A view of the principal deistical writers ... in England in the last and present century

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For B. Dod., 1754
 

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Page 365 - God is our refuge and strength, A very present help in trouble. Therefore will not we fear, though the earth be removed, And though the mountains be carried into the midst of the sea; Though the waters thereof roar and be troubled, Though the mountains shake with the swelling thereof.
Page 356 - Let all the earth fear the Lord : Let all the inhabitants of the world stand in awe of him. For he spake, and it was done ; He commanded, and it stood fast.
Page 188 - To conclude, as experience is conversant about the present, and the present enables us to guess at the future; so history is conversant about the past, and by knowing the things that have been, we become better able to judge of the things that are.
Page 98 - Though the common experience and the ordinary course of things have justly a mighty influence on the minds of men, to make them give or refuse credit to any thing proposed to their belief; yet there is one case, wherein the strangeness of the fact lessens not the assent to a fair testimony given of it. For where such supernatural events are suitable to ends aimed at by him, who has the power to change the course of nature, there, under...
Page 368 - Likewise, in Tit. ii. 9, 10, we read: "Exhort servants to be obedient to their own masters, and to please them well in all things; not answering again ; not purloining, but showing all good fidelity, that they may adorn the doctrine of God our Saviour in all things.
Page 98 - ... given of it. For, where such supernatural events are suitable to ends aimed at by Him who has the power to change the course of nature, there, under such circumstances, they may be the fitter to procure belief, by how much the more they are beyond or contrary to ordinary observation.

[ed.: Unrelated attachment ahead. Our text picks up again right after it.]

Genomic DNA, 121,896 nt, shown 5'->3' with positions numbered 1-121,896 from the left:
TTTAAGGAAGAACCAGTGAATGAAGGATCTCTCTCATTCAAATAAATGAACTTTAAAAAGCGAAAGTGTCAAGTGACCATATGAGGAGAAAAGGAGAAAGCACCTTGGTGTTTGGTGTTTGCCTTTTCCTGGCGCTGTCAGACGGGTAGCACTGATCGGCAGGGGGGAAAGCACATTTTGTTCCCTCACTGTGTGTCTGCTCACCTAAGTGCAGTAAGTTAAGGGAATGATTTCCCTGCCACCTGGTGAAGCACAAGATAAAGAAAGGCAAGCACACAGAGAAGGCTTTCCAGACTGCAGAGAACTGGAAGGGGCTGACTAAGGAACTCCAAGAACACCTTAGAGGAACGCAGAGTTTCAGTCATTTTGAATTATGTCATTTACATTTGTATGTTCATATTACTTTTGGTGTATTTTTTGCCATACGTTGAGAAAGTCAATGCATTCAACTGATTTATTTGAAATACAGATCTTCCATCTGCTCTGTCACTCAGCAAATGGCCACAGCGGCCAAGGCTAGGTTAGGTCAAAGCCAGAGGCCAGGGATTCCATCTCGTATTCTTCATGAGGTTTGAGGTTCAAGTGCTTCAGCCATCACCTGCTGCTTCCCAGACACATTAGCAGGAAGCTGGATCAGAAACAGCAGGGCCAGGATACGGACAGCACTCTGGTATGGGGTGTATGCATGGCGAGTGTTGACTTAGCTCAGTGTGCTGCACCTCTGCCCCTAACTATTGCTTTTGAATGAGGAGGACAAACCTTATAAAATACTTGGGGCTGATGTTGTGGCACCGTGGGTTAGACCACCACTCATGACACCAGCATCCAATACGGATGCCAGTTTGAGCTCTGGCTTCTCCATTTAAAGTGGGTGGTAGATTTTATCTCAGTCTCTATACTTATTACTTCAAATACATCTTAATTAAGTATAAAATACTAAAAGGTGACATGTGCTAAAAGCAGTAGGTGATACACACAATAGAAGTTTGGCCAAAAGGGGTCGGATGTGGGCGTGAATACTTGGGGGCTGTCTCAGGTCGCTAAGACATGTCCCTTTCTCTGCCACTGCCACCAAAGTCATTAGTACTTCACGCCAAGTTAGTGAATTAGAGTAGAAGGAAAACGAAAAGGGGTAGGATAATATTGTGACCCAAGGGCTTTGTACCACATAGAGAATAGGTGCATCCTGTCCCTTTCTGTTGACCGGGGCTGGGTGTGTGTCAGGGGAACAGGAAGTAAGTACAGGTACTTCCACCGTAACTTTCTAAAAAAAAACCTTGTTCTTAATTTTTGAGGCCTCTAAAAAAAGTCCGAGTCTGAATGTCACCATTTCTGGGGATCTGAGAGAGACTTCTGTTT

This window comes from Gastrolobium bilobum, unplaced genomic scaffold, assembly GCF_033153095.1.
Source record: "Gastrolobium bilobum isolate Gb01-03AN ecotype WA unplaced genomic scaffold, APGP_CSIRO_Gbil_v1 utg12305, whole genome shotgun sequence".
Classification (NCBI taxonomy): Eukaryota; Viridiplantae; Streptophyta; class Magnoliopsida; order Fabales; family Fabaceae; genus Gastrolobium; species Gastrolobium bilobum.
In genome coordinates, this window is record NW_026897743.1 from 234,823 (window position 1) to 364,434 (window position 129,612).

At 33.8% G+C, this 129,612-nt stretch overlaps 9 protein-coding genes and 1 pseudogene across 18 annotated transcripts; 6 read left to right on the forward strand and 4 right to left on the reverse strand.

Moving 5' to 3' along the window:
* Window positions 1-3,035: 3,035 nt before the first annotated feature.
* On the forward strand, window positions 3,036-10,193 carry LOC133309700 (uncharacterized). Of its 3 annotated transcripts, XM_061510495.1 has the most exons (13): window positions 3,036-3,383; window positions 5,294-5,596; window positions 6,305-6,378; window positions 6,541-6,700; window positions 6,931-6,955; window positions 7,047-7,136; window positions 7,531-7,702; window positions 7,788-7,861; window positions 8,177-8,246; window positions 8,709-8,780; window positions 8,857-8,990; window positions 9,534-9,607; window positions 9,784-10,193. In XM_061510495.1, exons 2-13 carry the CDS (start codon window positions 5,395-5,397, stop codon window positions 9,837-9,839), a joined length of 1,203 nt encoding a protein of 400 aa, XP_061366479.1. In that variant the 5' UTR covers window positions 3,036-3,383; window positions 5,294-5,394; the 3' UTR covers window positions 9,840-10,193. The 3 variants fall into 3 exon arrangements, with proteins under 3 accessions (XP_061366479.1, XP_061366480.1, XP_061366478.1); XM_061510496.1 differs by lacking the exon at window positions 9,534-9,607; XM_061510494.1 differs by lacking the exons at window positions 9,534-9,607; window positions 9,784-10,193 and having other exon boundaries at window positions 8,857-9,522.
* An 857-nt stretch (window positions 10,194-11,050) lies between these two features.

Page 356 - But the Lord is the true God, he is the living God, and an everlasting King: at his wrath the earth shall tremble, and the nations shall not be able to abide his indignation.
Page 189 - This being the general use of history, it is not to be neglected. Every one may make it who is able to read, and to reflect on what he reads; and every one who makes it will find, in his degree, the benefit that arises from an early acquaintance contracted in this manner with mankind. We are not only passengers or sojourners in this world, but we are absolute strangers at the first steps we make in it.
Page 117 - Celibacy, fasting, penance, mortification, self-denial, humility, silence, solitude, and the whole train of monkish virtues ; for what reason are they everywhere rejected by men of sense, but because they serve to no manner of purpose ; neither advance a man's fortune in the world, nor render him a more valuable member of society ; neither qualify him for the entertainment of company, nor increase his power of self-enjoyment...
Page 181 - Not only a love of study, and a desire of knowledge, must have grown up with us ; but such an industrious application likewise, as requires the whole vigour of the mind to be exerted in the pursuit of truth through long trains. of ideas and all those dark recesses wherein man, not God, has hid it.

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